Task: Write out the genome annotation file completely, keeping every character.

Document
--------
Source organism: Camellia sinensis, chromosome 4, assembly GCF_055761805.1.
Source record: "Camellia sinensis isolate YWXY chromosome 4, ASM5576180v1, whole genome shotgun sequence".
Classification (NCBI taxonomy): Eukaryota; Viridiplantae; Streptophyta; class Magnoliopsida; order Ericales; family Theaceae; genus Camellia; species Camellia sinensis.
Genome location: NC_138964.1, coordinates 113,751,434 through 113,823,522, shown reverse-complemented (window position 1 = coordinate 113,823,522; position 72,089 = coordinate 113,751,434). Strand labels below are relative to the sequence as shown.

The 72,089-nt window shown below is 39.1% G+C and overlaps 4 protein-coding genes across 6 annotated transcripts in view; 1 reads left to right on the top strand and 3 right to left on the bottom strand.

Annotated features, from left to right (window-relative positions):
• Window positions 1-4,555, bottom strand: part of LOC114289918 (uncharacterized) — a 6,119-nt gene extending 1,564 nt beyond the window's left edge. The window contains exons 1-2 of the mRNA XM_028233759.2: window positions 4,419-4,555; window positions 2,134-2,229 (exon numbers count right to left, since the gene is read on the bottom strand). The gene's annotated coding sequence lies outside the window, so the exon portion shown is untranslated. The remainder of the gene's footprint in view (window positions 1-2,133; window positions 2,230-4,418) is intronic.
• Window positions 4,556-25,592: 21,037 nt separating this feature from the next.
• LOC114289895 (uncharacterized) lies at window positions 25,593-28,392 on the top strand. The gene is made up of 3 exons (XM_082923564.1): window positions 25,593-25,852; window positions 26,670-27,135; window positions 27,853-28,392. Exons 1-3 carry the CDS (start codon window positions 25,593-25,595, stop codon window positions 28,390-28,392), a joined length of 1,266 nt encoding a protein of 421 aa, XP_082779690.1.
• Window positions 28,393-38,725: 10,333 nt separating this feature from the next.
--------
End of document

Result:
Source organism: Camellia sinensis, chromosome 4, assembly GCF_055761805.1.
Source record: "Camellia sinensis isolate YWXY chromosome 4, ASM5576180v1, whole genome shotgun sequence".
Classification (NCBI taxonomy): Eukaryota; Viridiplantae; Streptophyta; class Magnoliopsida; order Ericales; family Theaceae; genus Camellia; species Camellia sinensis.
Genome location: NC_138964.1, coordinates 113,751,434 through 113,823,522, shown reverse-complemented (window position 1 = coordinate 113,823,522; position 72,089 = coordinate 113,751,434). Strand labels below are relative to the sequence as shown.

The 72,089-nt window shown below is 39.1% G+C and overlaps 4 protein-coding genes across 6 annotated transcripts in view; 1 reads left to right on the top strand and 3 right to left on the bottom strand.

Annotated features, from left to right (window-relative positions):
• Window positions 1-4,555, bottom strand: part of LOC114289918 (uncharacterized) — a 6,119-nt gene extending 1,564 nt beyond the window's left edge. The window contains exons 1-2 of the mRNA XM_028233759.2: window positions 4,419-4,555; window positions 2,134-2,229 (exon numbers count right to left, since the gene is read on the bottom strand). The gene's annotated coding sequence lies outside the window, so the exon portion shown is untranslated. The remainder of the gene's footprint in view (window positions 1-2,133; window positions 2,230-4,418) is intronic.
• Window positions 4,556-25,592: 21,037 nt separating this feature from the next.
• LOC114289895 (uncharacterized) lies at window positions 25,593-28,392 on the top strand. The gene is made up of 3 exons (XM_082923564.1): window positions 25,593-25,852; window positions 26,670-27,135; window positions 27,853-28,392. Exons 1-3 carry the CDS (start codon window positions 25,593-25,595, stop codon window positions 28,390-28,392), a joined length of 1,266 nt encoding a protein of 421 aa, XP_082779690.1.
• Window positions 28,393-38,725: 10,333 nt separating this feature from the next.